Produced by Walt Disney, the iconic musical fantasy movie Mary Poppins was released in theaters on August 27, 1964. The beloved story is based on a children’s book series by P.L. Travers, and Robert Stevenson was the director who brought the classic tale to life. Julie Andrews starred in the film, portraying the memorable nanny Mary Poppins alongside Dick Van Dyke, as Burt, the chimney sweep.
The film did a brilliant job combining animation and live-action, and even earned a whopping 13 Oscar nominations, and won five of them. The critically acclaimed movie inspired a stage musical, and the sequel Mary Poppins Returned was released in 2018, 54 years after the original movie came out. In 2013, the movie was chosen for preservation in the United States National Film Registry by the Library of Congress for being “culturally, historically, or aesthetically significant.
Mary Poppins was a huge achievement for Walt Disney and was the only one of his movies that earned a Best Picture Oscar nomination during his lifetime. Here are more facts you didn’t know about the classic film.
The Iconic Nanny Role
Julie Andrews is Mary Poppins, and it’s difficult to imagine anyone else playing the iconic nanny, but the actress almost refused to take the part. She originated the role of Eliza Doolittle in My Fair Lady on Broadway and was hoping to portray the character in the movie version, which was filming at the same time as Mary Poppins.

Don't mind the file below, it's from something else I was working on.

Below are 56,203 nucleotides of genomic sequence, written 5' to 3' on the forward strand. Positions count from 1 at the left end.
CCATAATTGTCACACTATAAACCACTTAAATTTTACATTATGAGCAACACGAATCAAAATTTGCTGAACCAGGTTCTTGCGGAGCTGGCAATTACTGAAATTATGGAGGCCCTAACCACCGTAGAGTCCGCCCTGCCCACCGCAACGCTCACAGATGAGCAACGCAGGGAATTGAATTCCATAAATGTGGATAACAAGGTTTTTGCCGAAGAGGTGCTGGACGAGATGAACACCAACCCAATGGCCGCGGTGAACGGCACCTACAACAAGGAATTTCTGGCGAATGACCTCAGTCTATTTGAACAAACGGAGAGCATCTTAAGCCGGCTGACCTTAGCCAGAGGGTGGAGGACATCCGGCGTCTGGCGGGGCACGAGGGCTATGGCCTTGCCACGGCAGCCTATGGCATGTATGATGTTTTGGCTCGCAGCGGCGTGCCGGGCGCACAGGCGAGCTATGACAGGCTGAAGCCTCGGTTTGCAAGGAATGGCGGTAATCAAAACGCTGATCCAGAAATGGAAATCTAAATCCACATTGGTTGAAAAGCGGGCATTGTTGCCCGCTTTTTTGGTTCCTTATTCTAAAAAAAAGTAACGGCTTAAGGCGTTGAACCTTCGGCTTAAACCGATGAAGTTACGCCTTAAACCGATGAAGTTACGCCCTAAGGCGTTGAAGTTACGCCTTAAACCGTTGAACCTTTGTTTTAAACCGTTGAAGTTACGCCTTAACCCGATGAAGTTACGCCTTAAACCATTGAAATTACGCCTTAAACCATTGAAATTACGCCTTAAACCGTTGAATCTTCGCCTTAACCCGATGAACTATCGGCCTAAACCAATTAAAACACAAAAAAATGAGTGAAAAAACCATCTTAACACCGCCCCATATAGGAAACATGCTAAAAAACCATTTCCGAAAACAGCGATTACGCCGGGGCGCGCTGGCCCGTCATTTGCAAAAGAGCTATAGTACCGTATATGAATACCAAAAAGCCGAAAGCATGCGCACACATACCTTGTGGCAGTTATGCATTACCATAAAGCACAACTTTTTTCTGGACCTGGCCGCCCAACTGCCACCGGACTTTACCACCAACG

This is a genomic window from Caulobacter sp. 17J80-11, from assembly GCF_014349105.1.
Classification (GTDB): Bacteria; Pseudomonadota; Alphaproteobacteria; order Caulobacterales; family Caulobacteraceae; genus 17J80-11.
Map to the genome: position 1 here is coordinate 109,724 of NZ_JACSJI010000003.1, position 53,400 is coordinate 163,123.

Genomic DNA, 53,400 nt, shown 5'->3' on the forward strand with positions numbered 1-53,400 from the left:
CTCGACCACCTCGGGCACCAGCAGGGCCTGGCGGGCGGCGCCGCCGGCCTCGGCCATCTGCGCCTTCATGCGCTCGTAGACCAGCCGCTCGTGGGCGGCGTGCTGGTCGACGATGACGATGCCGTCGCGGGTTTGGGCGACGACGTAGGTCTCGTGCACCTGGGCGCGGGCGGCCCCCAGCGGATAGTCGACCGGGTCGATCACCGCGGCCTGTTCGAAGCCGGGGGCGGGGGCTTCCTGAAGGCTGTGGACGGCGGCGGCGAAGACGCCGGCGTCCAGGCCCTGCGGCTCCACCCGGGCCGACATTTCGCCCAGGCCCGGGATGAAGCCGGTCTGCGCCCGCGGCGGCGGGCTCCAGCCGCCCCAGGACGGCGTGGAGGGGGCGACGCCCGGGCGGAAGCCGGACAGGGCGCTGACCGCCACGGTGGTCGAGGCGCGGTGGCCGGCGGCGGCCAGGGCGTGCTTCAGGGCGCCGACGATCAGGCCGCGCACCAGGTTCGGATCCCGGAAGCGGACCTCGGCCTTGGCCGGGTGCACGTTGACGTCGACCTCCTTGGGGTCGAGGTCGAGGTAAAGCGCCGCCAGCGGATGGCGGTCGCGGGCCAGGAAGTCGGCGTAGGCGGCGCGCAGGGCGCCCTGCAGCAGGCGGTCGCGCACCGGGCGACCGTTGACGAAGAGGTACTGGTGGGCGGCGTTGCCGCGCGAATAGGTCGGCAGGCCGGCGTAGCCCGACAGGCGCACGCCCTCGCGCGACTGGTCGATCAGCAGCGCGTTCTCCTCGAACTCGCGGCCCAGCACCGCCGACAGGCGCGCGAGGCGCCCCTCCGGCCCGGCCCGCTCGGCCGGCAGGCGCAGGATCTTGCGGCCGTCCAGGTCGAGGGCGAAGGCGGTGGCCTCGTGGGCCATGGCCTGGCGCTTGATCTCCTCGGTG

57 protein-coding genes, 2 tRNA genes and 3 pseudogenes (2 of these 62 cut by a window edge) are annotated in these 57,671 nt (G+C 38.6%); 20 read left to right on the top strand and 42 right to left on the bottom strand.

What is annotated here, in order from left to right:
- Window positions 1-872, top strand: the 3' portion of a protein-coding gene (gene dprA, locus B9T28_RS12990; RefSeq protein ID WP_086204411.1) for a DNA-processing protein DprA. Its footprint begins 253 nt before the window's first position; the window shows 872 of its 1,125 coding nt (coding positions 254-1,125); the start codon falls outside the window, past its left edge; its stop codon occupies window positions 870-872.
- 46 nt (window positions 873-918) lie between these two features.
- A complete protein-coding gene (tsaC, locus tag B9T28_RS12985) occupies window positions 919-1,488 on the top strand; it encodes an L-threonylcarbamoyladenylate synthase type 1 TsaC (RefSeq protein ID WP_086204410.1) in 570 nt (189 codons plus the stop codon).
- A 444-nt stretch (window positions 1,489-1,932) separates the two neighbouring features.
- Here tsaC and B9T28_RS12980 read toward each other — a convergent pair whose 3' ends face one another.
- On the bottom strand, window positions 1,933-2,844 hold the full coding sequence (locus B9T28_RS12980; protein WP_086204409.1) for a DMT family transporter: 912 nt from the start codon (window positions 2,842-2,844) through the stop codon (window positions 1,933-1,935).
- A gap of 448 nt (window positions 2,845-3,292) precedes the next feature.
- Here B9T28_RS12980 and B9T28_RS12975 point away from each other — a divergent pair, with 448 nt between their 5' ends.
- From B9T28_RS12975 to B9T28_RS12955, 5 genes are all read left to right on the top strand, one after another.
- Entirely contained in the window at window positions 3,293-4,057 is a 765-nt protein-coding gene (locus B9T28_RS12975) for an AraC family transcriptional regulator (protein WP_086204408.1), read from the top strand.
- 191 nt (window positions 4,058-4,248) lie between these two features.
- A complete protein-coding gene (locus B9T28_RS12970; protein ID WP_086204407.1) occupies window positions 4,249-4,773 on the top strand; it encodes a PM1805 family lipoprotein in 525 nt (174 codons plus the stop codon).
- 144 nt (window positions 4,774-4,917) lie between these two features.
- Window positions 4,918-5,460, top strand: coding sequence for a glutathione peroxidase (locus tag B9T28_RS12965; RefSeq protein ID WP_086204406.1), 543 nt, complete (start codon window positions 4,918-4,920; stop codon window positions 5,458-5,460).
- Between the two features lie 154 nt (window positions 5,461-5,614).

However, the producers for My Fair Lady felt like Andrews wasn’t a big enough star, so they passed her up. The role of Eliza went to another remarkable Hollywood Golden Age star Audrey Hepburn. Thankfully, everything worked out the way it was supposed to. Hepburn did a wonderful job in My Fair Lady, and Julie Andrews took the role of a lifetime.
My Coach Was Irish!
Dick Van Dyke is remembered for his role in the classic musical movie, but he wasn’t winning awards for his accent. In fact, his failed attempt at a Cockney accent has gone down in history as one of the worst accents in film. In the actor’s defense, his vocal coach was Irish, and his accent was just as bad.
Nevertheless, the movie continued to hold a special place in Dick Van Dyke’s heart. For his 90th birthday, a flash mob surprised him in Los Angeles performing a medley of Mary Poppins numbers. He couldn’t just sit there and watch for long. As soon as they stopped dancing, the actor joined the group for a singalong. How fun!